Skip to main content


I have been meaning to write about this for the longest time, but things kept getting in my way.  Now, I have the perfect opportunity, as Paolo at Zygoma has coordinated with me to write a post on this very topic.  When Paolo was at the Bristol City Museum, I used to go bother him a lot, and together we'd go through their extensive cat skull collection.  One day, we came across a very interesting tiger skull specimen.  The box kind of said it all; it was labelled 'TIGER' on one end and 'MAN-EATER' on the other.  So we excitedly opened the box and found an isolated skull with no mandible but with a handwritten label.  The label read:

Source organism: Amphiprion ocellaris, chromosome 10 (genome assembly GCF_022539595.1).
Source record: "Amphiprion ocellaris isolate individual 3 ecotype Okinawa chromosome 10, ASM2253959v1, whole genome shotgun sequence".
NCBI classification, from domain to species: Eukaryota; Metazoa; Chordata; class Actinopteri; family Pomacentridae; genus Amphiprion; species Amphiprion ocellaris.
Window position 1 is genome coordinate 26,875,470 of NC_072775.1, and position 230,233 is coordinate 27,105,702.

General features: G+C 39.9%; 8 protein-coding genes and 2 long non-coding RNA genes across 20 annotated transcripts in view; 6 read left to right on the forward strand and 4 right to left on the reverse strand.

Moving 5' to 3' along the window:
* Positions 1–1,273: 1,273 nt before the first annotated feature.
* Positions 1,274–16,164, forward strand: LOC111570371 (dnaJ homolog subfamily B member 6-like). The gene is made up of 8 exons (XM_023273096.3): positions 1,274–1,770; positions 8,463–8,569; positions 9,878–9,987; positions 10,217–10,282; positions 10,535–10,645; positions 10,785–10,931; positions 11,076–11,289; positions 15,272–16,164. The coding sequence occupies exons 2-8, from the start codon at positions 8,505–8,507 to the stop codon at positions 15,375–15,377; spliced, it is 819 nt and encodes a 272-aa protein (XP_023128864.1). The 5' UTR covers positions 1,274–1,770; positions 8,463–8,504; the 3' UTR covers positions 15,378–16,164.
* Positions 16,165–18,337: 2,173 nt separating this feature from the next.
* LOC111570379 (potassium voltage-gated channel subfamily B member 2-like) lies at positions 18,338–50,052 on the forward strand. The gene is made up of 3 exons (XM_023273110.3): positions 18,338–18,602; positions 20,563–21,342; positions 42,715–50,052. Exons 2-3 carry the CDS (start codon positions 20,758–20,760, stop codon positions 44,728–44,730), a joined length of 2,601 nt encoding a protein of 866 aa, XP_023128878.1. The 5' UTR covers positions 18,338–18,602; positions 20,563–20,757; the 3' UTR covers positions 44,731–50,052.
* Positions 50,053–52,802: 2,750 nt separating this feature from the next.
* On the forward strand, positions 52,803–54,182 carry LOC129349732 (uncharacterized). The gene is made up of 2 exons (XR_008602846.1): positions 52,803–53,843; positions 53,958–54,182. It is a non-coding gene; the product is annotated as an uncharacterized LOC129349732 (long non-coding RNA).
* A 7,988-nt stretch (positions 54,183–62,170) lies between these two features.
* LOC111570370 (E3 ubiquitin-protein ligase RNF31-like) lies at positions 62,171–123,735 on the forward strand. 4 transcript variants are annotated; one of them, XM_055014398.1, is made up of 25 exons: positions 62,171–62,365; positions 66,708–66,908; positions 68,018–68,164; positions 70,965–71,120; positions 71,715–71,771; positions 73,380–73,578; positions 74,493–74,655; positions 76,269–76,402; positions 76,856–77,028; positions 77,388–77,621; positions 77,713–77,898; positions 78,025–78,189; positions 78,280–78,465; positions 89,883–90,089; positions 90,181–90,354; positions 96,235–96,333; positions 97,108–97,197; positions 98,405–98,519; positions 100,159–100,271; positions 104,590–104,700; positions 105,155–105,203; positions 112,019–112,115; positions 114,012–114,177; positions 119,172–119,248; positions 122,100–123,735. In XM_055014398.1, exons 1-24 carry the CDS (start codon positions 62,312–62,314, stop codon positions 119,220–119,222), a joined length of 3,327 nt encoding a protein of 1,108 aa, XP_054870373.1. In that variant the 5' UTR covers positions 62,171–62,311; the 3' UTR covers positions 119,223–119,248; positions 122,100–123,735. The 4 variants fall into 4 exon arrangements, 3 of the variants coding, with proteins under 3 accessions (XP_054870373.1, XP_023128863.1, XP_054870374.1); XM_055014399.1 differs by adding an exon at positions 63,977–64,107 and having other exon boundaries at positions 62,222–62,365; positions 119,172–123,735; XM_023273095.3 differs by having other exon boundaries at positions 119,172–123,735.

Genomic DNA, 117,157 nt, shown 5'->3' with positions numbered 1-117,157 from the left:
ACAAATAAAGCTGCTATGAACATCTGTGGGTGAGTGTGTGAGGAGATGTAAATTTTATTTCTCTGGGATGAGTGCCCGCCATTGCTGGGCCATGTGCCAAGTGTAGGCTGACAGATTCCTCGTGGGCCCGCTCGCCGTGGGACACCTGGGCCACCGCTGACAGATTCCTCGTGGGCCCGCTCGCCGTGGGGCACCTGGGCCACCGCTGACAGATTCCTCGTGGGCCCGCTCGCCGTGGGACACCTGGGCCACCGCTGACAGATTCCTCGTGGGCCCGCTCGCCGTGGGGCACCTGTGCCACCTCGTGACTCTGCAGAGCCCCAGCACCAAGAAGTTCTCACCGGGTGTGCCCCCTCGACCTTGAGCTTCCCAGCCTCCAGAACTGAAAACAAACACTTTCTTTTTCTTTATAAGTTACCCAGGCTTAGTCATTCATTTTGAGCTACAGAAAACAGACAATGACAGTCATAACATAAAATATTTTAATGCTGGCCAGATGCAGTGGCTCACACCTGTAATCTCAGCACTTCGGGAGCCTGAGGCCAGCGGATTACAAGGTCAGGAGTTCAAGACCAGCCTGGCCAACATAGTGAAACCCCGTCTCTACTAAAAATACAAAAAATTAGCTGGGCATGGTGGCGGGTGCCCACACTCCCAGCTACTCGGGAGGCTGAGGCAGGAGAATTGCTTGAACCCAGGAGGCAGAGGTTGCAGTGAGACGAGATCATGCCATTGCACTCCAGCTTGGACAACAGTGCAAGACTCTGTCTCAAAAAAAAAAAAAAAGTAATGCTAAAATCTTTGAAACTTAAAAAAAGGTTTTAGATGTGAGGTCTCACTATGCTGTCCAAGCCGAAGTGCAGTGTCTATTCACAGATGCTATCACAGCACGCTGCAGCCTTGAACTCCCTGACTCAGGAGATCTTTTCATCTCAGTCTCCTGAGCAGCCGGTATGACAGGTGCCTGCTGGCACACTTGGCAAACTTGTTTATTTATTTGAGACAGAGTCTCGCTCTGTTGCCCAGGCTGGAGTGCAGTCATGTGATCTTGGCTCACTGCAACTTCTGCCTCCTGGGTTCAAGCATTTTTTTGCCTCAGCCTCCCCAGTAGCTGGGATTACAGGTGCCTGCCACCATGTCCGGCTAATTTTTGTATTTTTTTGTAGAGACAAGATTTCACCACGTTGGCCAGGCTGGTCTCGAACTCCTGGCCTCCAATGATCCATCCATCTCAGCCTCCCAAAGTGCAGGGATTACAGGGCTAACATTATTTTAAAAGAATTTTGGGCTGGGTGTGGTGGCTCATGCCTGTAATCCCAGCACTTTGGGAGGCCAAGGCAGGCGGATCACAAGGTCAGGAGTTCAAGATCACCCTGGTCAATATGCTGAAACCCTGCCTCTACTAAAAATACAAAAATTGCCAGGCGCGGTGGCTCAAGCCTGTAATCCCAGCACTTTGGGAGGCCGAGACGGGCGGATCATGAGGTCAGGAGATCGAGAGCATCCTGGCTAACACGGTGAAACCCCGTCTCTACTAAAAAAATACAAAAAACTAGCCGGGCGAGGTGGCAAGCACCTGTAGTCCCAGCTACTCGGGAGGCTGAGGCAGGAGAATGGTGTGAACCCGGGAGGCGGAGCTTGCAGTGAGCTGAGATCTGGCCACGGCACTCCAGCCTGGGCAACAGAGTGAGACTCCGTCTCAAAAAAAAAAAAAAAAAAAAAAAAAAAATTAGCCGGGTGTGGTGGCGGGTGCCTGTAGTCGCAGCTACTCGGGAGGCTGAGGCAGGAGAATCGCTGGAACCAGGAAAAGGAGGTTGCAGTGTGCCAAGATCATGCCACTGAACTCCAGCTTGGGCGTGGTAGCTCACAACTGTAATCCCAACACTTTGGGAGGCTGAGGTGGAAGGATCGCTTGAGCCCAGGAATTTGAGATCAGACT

So this tiger was hunting humans for two years (how regularly, no one knows) until someone shot it dead.  Upon examining the skull it was apparent why this tiger was preferentially hunting humans; its canines are heavily worn down.

The canines even look like they could have broken and were subsequently worn down from continued use.  With its teeth so worn down this tiger must have found hunting large game difficult, so it resorted to hunting easy prey, i.e. humans. It's a pretty neat specimen, and we admired it for a while, but after our initial excitement wore down, we moved on to other specimens.

However, this specimen was yet to give us all its surprises. After I had gone through quite a few of the cat skull boxes, I came across a number of isolated mandibles; some lion, but others tiger.  I noted that the specimen numbers on these mandibles matched those of isolated skull materials that I had previously measured so I got pretty excited.  What's more, I found the mandibles to the 'man-eater' tiger skull: